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U.S. Business Organizations Welcome Myanmar Elections and Encourage Continued Reform
Date: 4/2/2012
Written By: Richard Sawaya, NFTC (202) 887-0278

WASHINGTON DC – The National Foreign Trade Council, the US-ASEAN Business Council, and the U.S. Chamber of Commerce issued the following statement after Myanmar’s by-elections on April 1:

“We are encouraged by the positive developments in Myanmar, and what appears to have been a much improved electoral process compared to the last elections. This election is an important milestone in that country’s ongoing process of reform. Resolving political differences will be fundamental to Myanmar’s economic development, and to the welfare of its people.

“Further, we support the enhanced U.S. diplomatic engagement with Myanmar that has occurred over the past several months. We call for its continuation and expansion, including taking the next step in the administration’s already-announced plans to upgrade the status of our embassy in Yangon by nominating a U.S. ambassador as soon as possible. We believe that such engagement has been, and will be, crucial in encouraging and supporting further reform.”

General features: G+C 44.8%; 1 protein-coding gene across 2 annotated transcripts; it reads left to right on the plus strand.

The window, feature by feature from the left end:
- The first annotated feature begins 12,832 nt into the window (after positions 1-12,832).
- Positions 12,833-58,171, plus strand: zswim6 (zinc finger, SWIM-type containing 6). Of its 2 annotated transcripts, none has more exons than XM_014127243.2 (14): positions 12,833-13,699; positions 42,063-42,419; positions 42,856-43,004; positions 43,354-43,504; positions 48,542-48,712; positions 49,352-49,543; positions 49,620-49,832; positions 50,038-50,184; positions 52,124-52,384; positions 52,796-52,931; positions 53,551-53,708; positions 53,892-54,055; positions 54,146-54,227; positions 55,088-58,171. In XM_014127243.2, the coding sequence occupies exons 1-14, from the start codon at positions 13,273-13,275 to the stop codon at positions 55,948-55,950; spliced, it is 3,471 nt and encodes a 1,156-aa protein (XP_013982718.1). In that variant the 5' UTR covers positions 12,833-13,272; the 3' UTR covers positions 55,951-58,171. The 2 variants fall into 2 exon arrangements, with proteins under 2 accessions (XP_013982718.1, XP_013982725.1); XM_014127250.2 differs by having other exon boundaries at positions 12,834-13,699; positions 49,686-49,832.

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The National Foreign Trade Council (NFTC) is the historic U.S. business organization advocating a rules-based world economy. Founded in 1914 by a group of American companies that supported an open world trading system, the NFTC and its affiliates serve more than 300 member companies through offices in Washington and New York.”

The US-ASEAN Business Council has represented the largest U.S. companies doing business in the Association of Southeast Asian Nations for over 25 years. Council members span all industry sectors, and include newcomers to the region as well as those active in Southeast Asia for over 100 years.

The U.S. Chamber of Commerce is the world’s largest business organization, and represents the interests of more than 3 million businesses of all sizes, sectors, and regions. Chamber members range in size from small enterprises and local chambers to leading industry associations and large corporations.

Richard Sawaya, NFTC (202) 887-0278
Anthony Nelson, US-ASEAN Business Council (202) 289-1911
Bobby Maldonado, U.S. Chamber of Commerce (202) 463-5682